Angel Eyes: Muddled Thriller-Melodrama, Jennifer Lopez Disappointing Star Vehicle

A muddled blend of a supernatural thriller, romantic melodrama, and urban police-crimer, Angel Eyes, Jennifer Lopez’ latest disappointing star vehicle, tries to do too much to little effect.

Lifting a number of ideas and characters from Ghost and City Of Angels, this predictable, schmaltzy picture pairs the luminously beautiful Lopez with up-and-comer Jim Caviezel as two big city misfits in desperate need of each other. Obviously the star’s fans prefer to see her in romantic comedies: Angel Eyes opened to a modest $9 million, compared to The Wedding Planner, which, wretched as it was, generated $13.5m in its first weekend and went on to amass more than $60m, box-office that the new picture can only dream about.

In the first scene, Chicago police officer, Sharon Pogue (Lopez) is trying desperately to save a family trapped in a terrible car crash. The results of her efforts remain unknown, but the assumption is that one member has survived. The tale then jumps ahead to a year later, showing Sharon’s routine activities in Chicago’s mean streets with her long-time partner and friend (Terrence Howard). Assigned to a high-crime district in the city’s South Side, the job puts her in danger on a daily basis.

Sharon’s story is intercut with that of Catch (Caviezel), a mysterious stranger, who, very much in the manner of Nicolas Cage in City Of Angels, is an angelic creature who protects ordinary people with good deeds. An odd, homeless person, Catch is indifferent to the reactions his conduct elicits – he moves through the harsh landscape in a kind of blank daze.

Regrettably, Angel Eyes is framed with a silly fateful spirituality. The central couple is composed of seemingly unlikely individuals who cross paths under life-threatening circumstances and are destined to save each other’s lives not once but twice. As Sharon and Catch fall in love, they’re forced to share more candidly and deal more honestly with secrets from their pasts.

Tough and uncompromising, Sharon is a superb cop, committed to do the right thing regardless of the cost involved. Indeed, early on, it’s established that Sharon had caused the arrest of her own father (Victor Argo) for a repeated abuse of her mother (Sonia Braga). And later, Sharon urges her frightened sister-in-law to press charges against her own husband (Jeremy Sisto), when he follows in the footsteps of Sharon’s father.

Sharon has no personal life: estranged from her family for years, she’s also disconnected from life in general. For a while, the script is effective in portraying a woman who took a strong position against her dad, for which she continues to pay a high price. What triggers Sharon’s moral crisis is the news that her parents are planning a party to celebrate the renewal of their wedding vows- to which she hasn’t been invited.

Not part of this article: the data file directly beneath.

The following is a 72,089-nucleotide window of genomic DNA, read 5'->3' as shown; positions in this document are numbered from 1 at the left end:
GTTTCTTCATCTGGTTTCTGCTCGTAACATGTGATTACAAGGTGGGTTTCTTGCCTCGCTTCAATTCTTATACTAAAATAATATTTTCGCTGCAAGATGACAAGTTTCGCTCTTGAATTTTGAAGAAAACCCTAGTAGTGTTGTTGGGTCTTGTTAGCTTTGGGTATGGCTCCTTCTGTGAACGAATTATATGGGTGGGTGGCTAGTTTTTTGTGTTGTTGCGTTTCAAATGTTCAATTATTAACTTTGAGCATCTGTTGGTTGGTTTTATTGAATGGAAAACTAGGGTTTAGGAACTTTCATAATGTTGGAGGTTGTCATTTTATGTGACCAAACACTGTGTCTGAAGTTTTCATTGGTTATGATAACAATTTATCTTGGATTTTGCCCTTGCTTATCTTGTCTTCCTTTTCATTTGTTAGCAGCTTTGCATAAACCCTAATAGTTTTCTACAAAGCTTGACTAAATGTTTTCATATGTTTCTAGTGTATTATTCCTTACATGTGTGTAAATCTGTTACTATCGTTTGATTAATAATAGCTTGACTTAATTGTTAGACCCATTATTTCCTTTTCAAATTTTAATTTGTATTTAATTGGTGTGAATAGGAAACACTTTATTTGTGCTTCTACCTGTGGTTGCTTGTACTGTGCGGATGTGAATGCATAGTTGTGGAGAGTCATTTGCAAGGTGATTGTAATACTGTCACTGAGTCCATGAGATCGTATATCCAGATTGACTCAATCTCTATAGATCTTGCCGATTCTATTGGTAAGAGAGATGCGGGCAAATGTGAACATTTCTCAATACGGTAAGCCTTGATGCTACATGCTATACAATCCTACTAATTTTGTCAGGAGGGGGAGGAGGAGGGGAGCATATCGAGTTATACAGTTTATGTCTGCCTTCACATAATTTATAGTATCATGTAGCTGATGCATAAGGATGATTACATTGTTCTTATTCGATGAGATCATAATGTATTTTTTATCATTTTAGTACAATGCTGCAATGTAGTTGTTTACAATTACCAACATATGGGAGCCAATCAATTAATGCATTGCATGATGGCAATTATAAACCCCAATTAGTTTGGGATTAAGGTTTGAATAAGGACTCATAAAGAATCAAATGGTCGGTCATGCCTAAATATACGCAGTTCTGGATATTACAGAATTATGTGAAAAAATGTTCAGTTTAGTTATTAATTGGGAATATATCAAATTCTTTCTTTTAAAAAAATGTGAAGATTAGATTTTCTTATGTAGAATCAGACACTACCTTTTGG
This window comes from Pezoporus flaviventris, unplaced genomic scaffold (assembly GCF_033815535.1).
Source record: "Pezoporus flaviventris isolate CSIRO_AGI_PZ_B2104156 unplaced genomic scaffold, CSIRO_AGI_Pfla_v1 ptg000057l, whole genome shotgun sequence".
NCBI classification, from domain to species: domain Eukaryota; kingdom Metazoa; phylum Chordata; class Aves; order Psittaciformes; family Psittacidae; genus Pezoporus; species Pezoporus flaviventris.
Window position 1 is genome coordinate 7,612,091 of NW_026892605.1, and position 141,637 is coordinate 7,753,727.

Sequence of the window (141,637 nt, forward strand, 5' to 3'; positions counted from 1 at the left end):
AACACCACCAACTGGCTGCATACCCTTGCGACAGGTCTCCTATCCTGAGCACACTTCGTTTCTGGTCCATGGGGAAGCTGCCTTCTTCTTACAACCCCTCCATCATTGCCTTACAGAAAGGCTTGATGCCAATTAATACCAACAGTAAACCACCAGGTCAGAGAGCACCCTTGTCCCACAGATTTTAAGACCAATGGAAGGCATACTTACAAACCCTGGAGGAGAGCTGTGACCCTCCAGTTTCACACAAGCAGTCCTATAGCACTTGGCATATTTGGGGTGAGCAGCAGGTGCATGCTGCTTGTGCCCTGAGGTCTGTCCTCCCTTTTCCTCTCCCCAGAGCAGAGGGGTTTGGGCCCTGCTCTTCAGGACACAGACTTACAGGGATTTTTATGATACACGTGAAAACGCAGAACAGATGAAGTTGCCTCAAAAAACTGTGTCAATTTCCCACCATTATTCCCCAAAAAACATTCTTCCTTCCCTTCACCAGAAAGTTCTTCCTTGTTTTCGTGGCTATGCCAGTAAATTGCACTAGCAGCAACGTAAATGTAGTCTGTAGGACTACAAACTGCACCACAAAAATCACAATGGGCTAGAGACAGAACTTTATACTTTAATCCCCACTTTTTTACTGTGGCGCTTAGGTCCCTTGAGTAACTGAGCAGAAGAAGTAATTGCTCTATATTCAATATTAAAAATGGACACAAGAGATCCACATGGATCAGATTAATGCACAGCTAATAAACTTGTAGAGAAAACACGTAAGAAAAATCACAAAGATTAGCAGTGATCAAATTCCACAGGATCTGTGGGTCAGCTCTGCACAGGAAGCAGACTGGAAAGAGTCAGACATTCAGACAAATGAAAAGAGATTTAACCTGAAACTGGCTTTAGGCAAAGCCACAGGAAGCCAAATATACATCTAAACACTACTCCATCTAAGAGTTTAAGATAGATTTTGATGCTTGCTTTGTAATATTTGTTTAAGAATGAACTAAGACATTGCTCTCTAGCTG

All too similarly, Catch also lives a half-life. A haunted soul, he sleeps in an empty apartment, spending his time dispensing gifts of goodwill to anyone in need. Catch is in denial, trying to escape the pain of losing his family, but the traumatic experience has triggered in him an appreciation for the preciousness of life – his acts of kindness derive from that awakening. Twice a week, Catch delivers groceries to a disabled woman, Elanora (Shirley Knight), with whom he exchanges the same light banter. Elanora has learned not to ask him any private questions and he now expects the same from Sharon.

Those familiar with Mexican director Luis Mandoki’s previous films will not be surprised by the film’s excessive sentimentality. In Message In A Bottle, which was also written by Gerald Dipego, Kevin Costner played a similar role: an inconsolably bereaved man still lamenting his wife’s death. Focusing on the conflict between isolation and connection, Angel Eyes tells the same story in a different setting.

The film’s reach out and touch message may be fitting for the therapeutic, self-help ideology of the Oprah show and countless other TV programmes. However, here, the harshness of the inner-city police yarn is deflated and negated by the unabashed softness and stillness of the rest of the film, whose focus on two damaged souls become relentless gloomy and unnecessarily tedious.

Angel Eyes is very much in the vein of Ghosts, City Of Angels, and Michael, supernatural stories in which ordinary humans are touched and changed by otherworldly forces. However, unlike these films, which exhibited a certain charm, Angel Eyes seems to float in a limbo that’s neither convincing in its realistic settings nor persuasive in its spiritual dimensions.

The film contains two particularly embarrassing sequences that call attention to the material’s schematic and manipulative nature. When Sharon is ignored by her father at the celebration, she opts to talk to a video camera (while all her family is present) about her happier childhood. And when he finally steps out of a long denial and visits the cemetery, Catch bursts into an excruciatingly long and tearful monologue about how much he still loves and misses his family.

The talented Lopez and Caviezel (who here plays a similar role to the one in Frequency) are restricted by parts that call for intense but subdued interaction, where conversations are minimal and looks are maximal. Angel Eyes is the kind of film in which the heroine is so insecure and fearful of rejection that she can only speak to Catch through answering machines.